Unlike resolutions to lose weight, join a gym or become a gourmet chef, these seven IT resolutions are easy to implement and maintain. Plus, these will benefit you a lot more than that Sea Urchin Guacamole Tacos recipe you were contemplating.  I promise.

Automate More

Pretty much every IT person has a number of things he or she does every week, or even every day, that are easily fixed with a script. Do you check an array for disk space once a week or once a month? Consider scripting something to send you a report. Anything you do on a regular basis is probably worth the time it takes to automate. This process will help you ensure that everything you are doing is required (do I really need to do x every day?) and will relieve you from the time it takes for these regular tasks so you can focus on projects and emergencies.

Reduce Alerts and Distractions

Speaking of reports and alerts, many Sysadmins have automated emails filtered in their email to go to a special folder. If you are keeping such alerts for record-keeping purposes, consider moving them to a shared mailbox and out of your personal email. Your personal email should receive only high-quality alerts that you have to or want to take action on. It should also not be filtered into a folder where it can be easily forgotten.

Review and Audit Configurations

Over time systems fill up with cruft. Firewalls are a particularly good example. I have visited several clients in the past year who had an “Allow All From All” effect rule in their firewall. Or a rule permitting a very specific port, application, or service, followed by a more permissive rule. Many of us have been in the hot seat when some application stops working and we have to rush to figure out what broke in the firewall. The temptation is to create an excessively permissive rule in order to stop the complaining, always with the good intention of revisiting and doing it right, but following through is low priority and often forgotten. This same scenario happens with permissions on file systems, switch configs, and any number of other places. Resolve to spend some time reviewing how many of these quick fixes you have in your environment and make a plan to fix them with least privilege in mind.


No resolution list is complete without a call for more documentation. My simple rule for documentation is to make things as self-documenting as possible, not to produce documentation to the extreme that a non-IT person could follow it to accomplish what you are documenting. This is especially important for routine tasks that are quickly learned by new hires. If you document the process for running sysprep, for example, or create a new guest in VMware, complete with screenshots, you are documenting for the wrong audience. This type of documentation already exists on the internet in any number of places. You should document the specific settings and requirements of your systems and processes only. Write your documentation for an audience that understands the system in question.

While you are at it, make sure your documentation for how to recover your SAN and servers is not stored only on your SAN and servers. I have seen this happen a number of times. Also, keep a journal of what you do every day. Even just a bullet list of major events, efforts, and accomplishments every day will help immensely when you are trying to remember things.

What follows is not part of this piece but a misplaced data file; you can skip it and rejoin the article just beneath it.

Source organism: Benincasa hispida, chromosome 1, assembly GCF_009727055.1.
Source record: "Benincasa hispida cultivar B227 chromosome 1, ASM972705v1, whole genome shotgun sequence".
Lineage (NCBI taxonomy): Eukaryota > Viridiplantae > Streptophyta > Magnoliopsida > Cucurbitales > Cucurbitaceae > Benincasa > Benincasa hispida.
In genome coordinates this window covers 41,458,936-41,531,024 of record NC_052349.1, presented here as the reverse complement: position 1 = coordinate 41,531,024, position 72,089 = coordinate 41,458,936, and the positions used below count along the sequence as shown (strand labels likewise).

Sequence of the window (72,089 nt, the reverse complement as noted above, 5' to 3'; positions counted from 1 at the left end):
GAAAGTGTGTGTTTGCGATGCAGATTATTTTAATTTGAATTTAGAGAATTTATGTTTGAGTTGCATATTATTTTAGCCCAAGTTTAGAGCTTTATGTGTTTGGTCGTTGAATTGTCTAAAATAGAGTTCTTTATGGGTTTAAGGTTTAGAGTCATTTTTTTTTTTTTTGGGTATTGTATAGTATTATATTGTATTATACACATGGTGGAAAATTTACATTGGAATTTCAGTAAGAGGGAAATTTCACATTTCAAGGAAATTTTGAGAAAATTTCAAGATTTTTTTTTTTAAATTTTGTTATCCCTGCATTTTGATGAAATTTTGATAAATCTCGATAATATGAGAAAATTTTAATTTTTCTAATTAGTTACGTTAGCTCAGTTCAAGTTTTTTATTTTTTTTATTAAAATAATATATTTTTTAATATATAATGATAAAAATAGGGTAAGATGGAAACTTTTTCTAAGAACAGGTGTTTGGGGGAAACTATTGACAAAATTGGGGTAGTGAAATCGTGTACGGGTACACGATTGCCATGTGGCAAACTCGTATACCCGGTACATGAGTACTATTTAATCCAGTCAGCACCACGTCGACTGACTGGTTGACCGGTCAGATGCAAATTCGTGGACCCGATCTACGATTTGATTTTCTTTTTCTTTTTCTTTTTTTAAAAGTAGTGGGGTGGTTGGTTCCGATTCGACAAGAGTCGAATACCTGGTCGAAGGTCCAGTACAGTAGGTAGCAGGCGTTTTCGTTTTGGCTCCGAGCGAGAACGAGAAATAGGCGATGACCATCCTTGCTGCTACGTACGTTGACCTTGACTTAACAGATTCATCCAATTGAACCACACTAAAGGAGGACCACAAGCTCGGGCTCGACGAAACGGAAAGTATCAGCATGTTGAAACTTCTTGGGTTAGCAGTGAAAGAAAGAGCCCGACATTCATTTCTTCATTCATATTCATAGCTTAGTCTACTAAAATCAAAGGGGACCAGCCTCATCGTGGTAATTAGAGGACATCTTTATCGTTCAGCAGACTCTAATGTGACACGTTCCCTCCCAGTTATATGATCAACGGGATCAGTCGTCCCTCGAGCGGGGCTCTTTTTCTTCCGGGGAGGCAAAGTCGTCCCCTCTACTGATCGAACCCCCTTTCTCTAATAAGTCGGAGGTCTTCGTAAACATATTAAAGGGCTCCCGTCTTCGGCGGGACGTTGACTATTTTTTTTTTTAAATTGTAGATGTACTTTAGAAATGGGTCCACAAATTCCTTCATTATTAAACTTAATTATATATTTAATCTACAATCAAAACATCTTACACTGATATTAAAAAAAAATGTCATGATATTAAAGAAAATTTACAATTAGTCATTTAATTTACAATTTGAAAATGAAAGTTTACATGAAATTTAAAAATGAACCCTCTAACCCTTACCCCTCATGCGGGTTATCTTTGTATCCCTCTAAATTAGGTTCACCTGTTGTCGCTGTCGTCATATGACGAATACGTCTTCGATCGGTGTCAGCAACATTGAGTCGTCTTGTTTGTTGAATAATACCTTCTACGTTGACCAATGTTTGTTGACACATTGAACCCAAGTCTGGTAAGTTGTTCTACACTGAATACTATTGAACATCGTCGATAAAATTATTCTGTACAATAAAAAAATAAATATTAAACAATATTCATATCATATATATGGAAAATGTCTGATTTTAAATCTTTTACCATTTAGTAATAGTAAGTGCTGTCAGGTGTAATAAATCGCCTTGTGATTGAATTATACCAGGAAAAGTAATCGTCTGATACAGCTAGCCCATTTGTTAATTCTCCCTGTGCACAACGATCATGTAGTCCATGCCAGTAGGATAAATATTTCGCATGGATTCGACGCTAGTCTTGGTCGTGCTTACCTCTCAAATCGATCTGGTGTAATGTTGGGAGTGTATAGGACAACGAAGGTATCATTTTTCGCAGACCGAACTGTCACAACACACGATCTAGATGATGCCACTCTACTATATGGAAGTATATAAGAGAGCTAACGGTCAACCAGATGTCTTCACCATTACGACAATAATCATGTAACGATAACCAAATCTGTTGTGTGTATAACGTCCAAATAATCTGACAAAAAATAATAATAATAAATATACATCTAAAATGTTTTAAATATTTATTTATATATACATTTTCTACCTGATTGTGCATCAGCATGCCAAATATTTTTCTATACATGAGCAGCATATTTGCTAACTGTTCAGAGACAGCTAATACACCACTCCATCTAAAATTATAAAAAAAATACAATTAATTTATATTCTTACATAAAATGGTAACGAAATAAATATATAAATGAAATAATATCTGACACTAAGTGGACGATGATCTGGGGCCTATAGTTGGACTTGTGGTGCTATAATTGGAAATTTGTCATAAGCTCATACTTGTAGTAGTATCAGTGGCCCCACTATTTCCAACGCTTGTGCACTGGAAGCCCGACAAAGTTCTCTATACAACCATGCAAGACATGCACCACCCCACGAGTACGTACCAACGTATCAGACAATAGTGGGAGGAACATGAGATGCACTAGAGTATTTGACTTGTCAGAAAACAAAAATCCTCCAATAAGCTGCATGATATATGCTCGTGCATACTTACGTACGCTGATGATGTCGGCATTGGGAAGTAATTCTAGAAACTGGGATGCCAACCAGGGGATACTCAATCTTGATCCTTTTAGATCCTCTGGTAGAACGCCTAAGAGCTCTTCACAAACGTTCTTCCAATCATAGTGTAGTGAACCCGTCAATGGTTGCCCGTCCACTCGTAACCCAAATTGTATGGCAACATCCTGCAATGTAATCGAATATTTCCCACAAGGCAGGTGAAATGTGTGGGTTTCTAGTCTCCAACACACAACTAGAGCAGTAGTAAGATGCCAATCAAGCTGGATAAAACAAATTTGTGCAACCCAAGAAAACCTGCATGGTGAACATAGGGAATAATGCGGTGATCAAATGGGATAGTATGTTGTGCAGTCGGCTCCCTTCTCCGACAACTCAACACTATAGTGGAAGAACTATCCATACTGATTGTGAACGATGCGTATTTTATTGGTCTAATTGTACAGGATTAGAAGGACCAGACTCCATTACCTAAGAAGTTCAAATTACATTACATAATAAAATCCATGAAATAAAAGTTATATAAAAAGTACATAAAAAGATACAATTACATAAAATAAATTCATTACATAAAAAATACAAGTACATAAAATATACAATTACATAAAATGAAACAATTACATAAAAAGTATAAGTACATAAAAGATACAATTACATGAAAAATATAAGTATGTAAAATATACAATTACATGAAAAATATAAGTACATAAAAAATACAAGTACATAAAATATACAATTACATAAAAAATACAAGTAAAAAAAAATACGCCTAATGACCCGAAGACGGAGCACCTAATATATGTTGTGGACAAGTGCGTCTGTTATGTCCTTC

Replace Old and Out of Warranty Systems

Do you still have a Windows 2003 server running all your licenses for AutoCAD, or some homegrown software that no one understands? Make a plan to upgrade it. Most servers are much easier to upgrade if you do it over a period of time. I should not have to tell you that a server that is no longer supported with security patches is a server that could fail at any time. Taking a controlled outage to cut over to a newer server is vastly preferred. It is sometimes difficult to explain this concept to process owners and those not in IT. If things cannot be updated, there are ways to firewall the device that should be employed.

Restore Something From Backup, Even if it Doesn’t Need to be Restored

If it has been a while since you did a full recovery, exercise those restore muscles by performing a restore. Not just from the easiest and most recent backup, but from an incremental from two and a half weeks ago, for example. If the experience is not flawless, be glad you tried now rather than while in crisis mode. For an added challenge, rebuild a domain controller, email server, and/or SQL server in a test environment and make sure everything works correctly.

Step Up User Training

Many malware attacks penetrate the inside a network because of a user. Most firewalls are generally good at repelling truly malicious content, and certainly from inbound attacks on services you do not allow through, such as SMB. Anti-Spam solutions do a good job blocking the vast majority of SPAM. (if you don’t believe me, run your server without protection for a while!) There are also solutions that aid in identifying spoofing and phishing attacks.

Speaking holistically, there is no solution that is completely foolproof for every targeted attack against your business. A little user training, even just explaining the various types of attacks out there, goes a long way to helping employees be aware and more vigilant about their clicking habits. Have your employees figure out ways to double check important processes. For example, maybe checks written out over a certain dollar amount should be verified verbally or by some other out-of-band method other than the way the request came in.